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‘Gold Coast’ Director Daniel Dencik Depicts West African Slave Trade

Variety speaks to Danish writer and director Daniel Dencik, whose historical drama “Gold Coast” had its international premiere at the Karlovy Vary Film Festival. The film includes music by composer Angelo Badalamenti. The film went on to play Norway’s Haugesund in August.

Dencik was inspired to create “Gold Coast” by a group of old letters from 1836 that he found in the Royal Library of Copenhagen. Told through the eyes of Danish rebel Wulff, the film explores the horrors of the West African slave trade.

What sort of research did you do in order to tell this story?
I read everything about the Danish presence on the Gold Coast, which is actually not a lot. I have treated the historical realities as a backdrop much like a Western film will treat the prairie – the ethics and aesthetics of that era to tell an archaic, universal story. This might very well have happened, but it’s not important for the film to follow a certain narrative from a history book.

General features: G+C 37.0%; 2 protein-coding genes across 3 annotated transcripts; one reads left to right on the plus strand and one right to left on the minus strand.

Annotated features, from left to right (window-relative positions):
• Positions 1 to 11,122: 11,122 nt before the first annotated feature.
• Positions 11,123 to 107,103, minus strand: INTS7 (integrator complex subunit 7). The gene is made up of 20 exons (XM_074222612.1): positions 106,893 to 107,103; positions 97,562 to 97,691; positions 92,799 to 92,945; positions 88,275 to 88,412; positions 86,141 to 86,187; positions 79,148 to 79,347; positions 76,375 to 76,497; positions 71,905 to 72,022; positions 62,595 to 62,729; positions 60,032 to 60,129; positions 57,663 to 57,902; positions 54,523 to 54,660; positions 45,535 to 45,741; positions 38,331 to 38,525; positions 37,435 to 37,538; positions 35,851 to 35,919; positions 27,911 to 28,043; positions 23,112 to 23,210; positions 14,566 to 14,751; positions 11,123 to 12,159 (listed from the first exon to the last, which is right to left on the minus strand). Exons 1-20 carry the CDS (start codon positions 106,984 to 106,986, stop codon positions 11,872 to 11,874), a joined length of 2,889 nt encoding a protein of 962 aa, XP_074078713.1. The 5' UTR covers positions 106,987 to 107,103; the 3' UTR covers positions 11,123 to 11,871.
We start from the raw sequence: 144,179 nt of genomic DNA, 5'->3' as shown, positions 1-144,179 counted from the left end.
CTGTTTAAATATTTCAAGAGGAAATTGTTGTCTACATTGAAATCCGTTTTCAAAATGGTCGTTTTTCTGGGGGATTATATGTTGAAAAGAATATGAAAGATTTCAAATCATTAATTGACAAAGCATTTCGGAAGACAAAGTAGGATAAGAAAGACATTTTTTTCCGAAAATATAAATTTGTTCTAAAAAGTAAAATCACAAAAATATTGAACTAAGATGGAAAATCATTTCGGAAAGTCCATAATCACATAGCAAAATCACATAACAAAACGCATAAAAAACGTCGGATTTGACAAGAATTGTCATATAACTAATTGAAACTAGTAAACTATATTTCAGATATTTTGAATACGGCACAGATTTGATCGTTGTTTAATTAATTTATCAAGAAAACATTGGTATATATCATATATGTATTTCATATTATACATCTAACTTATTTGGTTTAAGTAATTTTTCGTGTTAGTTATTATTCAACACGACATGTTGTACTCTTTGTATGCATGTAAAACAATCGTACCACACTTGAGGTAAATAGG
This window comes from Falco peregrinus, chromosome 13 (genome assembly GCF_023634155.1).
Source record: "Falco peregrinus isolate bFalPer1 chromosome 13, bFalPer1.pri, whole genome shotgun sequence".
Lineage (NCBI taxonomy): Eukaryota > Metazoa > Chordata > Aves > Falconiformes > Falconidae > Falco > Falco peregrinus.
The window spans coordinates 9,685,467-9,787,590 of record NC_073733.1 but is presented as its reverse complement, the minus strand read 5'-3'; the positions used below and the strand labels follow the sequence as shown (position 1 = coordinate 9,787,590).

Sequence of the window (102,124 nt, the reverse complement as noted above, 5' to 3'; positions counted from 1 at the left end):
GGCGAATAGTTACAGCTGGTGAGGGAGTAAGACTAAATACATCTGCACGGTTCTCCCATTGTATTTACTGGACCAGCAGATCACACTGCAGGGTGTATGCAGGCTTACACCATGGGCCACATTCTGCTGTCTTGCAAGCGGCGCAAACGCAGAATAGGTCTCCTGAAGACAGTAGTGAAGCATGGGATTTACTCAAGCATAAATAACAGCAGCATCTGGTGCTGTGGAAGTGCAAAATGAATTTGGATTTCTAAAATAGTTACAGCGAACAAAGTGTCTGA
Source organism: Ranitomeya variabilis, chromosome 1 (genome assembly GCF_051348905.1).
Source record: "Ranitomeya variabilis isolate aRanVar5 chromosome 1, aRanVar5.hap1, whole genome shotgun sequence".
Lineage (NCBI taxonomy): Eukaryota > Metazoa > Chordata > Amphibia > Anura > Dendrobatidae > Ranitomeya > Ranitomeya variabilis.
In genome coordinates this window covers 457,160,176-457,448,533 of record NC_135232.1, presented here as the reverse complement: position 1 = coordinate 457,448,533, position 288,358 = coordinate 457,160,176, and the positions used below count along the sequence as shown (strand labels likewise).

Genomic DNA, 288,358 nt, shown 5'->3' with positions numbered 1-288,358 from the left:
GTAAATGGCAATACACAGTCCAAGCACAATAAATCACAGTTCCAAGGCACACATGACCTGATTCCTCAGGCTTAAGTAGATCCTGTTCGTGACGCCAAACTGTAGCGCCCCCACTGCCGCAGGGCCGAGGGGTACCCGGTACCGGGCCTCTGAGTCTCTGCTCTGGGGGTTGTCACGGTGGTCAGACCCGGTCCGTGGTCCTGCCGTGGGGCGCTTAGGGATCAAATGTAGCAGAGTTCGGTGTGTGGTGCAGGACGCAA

What were some of the most shocking or surprising things you learned from your research?
I learned how deeply involved Denmark is in the slave trade, and how little we talk about it. It’s not even a specific Danish dilemma – there are hardly any European films about this. Slavery and the slave trade have become an American issue, although it was Europe that solely created this situation. I think colonization, the fact that we moved so many people and goods from one place to another, is the single most important reason why the world looks as it does today.

What was it like to work with Badalamenti?
He invited me over to his studio house and sat me down at his kitchen table to tell him about my film. While I was talking he started humming. So we moved into the sound studio, and he just played this heartbreakingly beautiful theme for me. I felt very blessed, and still do. The music is contemporary, electronic and youthful. I gave the sheets from Angelo Badalamenti to some very young and very talented guys in Copenhagen, who elaborated on different variations of the original theme. The music gives the film a rebellious feel. Sometimes it’s almost disturbingly modern, but it is very intentional. It’s a like a rave: 1836 on Ecstasy.

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